China boasts one of most solid, well-developed and ancient traditions of language study (see for instance Auroux et al. 2000, p. 19-57). Xiǎoxué 小學, the discipline which is usually acknowledged as traditional Chinese linguistics, is usually divided into wénzìxué 文字學, the studies of the characters and their etymology; yīnyùnxué 音韻學, the studies of the phonology of words; xùngǔxué 訓詁學, the studies of the ancient texts and their commentaries. According to some histories of Chinese linguistics, the following similarities were proposed: wénzìxué may correspond with the study of the graphical form of the words, while yīnyùnxué is the counterpart of phonology and xùngǔxué of semantics (see Hú 1987, p. 5-6; Gōng 1997, p. 1). As shown by Hu Qiguang, the origins of Chinese grammar studies, i.e. wénfǎxué 文法學, are rooted in xùngǔxué; in fact, xiǎoxué lacked a specific and systematic field of research into the grammatical structure of the language, let alone a term for it, until the 19th century.
With regard to xiǎoxué studies, the interest of linguists was aroused by the problem of the word classes: numerous attempts at analysing them were carried out throughout most of the history of Chinese linguistics, and their results are considered to be the most important “buds” of a systematic description of Chinese grammar. The main class of words that Chinese traditional grammatical studies have created is that of the so-called grammatical particles, named zhùcí 助辭 or yǔzhù 語助. These are specialized particles, which include verbal particles (those which express verb aspect), modal particles (those which express interrogation and also have the function of indicating the end or the beginning of the sentence), but also pronouns, adverbs, conjunctions, prepositions and interjections. The class of grammatical particles, also known as xūzì 虛字 ‘empty words’, together with its counterpart, the content words (shízì 實字), are the only grammatical category genuinely created by Chinese linguistics which give at least some hints of the concepts of the structure of the sentence in the mind of Chinese traditional linguists (see Hé 1995, p. 279). Liú Qí’s Zhùzì biànlüè 助字辯略 [Compendium on particles] (1711) and Wáng Yǐnzhī’s Jīngzhuàn shìcí 經傳釋詞 [Explanation of the particles in the Classics and in their commentaries] (1789) are among the last and most mature works of this tradition of studies. Mariarosaria Gianninoto discusses the partial translation by the French sinologist Stanislas Julien of Wáng Yǐnzhī’s work as a witness to the relevance of the traditional approach to Chinese grammatical particles.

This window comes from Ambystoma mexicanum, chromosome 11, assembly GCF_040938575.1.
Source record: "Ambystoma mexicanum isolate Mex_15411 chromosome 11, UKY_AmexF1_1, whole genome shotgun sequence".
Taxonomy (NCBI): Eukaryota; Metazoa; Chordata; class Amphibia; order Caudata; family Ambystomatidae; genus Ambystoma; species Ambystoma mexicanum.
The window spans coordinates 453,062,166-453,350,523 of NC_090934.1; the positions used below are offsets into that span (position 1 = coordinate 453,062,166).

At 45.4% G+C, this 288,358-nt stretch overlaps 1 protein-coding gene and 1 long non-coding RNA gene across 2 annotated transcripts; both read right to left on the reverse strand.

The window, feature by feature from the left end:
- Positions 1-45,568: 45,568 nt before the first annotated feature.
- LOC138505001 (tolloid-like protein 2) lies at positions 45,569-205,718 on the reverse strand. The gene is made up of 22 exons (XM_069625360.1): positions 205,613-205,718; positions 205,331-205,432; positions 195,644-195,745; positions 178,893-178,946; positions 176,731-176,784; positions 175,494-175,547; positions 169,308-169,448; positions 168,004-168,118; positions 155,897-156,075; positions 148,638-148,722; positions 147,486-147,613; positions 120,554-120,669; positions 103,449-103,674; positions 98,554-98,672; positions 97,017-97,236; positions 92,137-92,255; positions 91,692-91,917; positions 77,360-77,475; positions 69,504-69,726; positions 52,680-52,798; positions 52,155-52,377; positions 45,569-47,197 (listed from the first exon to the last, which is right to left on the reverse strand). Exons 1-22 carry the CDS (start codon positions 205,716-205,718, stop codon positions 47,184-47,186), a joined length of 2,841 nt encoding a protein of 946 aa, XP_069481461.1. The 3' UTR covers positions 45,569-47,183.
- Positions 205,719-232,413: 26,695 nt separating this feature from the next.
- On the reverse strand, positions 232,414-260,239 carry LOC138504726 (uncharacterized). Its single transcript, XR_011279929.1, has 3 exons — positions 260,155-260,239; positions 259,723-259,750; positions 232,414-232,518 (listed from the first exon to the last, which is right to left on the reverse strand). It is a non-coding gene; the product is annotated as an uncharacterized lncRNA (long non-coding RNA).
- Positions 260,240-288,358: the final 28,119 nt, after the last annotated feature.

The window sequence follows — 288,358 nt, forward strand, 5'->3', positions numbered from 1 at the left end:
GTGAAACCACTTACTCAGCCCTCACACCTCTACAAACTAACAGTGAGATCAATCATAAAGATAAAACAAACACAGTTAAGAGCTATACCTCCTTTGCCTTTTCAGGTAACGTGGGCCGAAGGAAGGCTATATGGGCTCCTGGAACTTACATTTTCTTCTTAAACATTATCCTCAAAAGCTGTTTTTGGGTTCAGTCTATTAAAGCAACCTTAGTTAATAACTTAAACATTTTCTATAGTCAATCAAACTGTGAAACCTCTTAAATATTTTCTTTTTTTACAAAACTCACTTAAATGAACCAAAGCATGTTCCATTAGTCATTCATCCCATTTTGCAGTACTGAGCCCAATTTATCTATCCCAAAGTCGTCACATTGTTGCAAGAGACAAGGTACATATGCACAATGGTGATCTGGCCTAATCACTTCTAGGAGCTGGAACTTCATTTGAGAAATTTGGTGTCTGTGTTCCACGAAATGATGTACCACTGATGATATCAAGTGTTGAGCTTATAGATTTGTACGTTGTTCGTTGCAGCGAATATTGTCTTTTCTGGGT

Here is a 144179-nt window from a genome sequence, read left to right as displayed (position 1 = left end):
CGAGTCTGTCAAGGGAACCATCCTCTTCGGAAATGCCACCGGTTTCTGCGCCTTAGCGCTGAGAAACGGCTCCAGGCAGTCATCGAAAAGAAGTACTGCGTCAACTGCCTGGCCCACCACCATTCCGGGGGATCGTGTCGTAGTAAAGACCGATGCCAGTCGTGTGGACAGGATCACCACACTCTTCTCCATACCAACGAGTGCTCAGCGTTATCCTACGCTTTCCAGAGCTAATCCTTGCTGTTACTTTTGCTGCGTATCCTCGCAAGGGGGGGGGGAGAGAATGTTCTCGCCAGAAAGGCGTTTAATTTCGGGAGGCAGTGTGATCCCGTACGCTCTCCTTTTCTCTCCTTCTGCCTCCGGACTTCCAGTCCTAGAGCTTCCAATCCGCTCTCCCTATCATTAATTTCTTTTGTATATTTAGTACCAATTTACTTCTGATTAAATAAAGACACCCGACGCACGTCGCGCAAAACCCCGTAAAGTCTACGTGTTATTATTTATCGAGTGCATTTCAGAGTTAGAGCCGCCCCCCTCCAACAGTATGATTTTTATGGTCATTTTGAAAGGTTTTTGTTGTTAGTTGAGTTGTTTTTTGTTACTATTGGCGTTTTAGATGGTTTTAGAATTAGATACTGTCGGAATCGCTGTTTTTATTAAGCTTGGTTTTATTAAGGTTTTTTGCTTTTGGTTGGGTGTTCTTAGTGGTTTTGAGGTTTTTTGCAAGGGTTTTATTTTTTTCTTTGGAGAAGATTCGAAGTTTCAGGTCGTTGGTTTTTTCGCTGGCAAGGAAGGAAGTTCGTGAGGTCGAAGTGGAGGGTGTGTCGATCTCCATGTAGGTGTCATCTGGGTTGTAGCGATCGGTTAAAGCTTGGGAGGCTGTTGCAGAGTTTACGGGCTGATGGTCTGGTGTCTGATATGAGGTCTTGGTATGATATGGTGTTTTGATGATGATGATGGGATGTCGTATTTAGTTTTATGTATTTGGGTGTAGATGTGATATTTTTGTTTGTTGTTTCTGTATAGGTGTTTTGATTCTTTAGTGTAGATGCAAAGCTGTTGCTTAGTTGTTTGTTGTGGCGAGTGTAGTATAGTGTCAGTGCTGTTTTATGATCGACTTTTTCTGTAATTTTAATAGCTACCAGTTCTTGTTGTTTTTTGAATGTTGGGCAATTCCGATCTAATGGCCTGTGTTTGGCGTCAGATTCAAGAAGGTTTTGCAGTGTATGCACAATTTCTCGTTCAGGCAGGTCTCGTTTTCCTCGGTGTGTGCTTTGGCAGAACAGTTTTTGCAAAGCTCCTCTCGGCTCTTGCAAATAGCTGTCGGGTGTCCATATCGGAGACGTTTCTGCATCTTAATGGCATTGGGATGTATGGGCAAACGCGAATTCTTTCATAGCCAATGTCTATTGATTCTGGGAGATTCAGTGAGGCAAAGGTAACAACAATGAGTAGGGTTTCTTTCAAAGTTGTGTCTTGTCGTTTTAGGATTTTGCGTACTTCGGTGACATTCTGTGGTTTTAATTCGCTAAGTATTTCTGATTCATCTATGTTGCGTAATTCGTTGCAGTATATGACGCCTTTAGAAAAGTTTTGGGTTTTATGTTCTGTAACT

Apart from xiǎoxué, the Chinese government supported a more practical activity of language studies, whose target was the languages of the neighbouring countries. From their earliest stages in antiquity up to the 19th century, the relationships between the Chinese and their neighbouring populations have always been very intense; throughout history, the imperial institutions have always set up special offices and agencies for the relations with foreign countries and nations, where translators and interpreters were hired for managing foreign delegations during their official visits; very seldom, though, did these agencies also have the task of training translators or interpreters.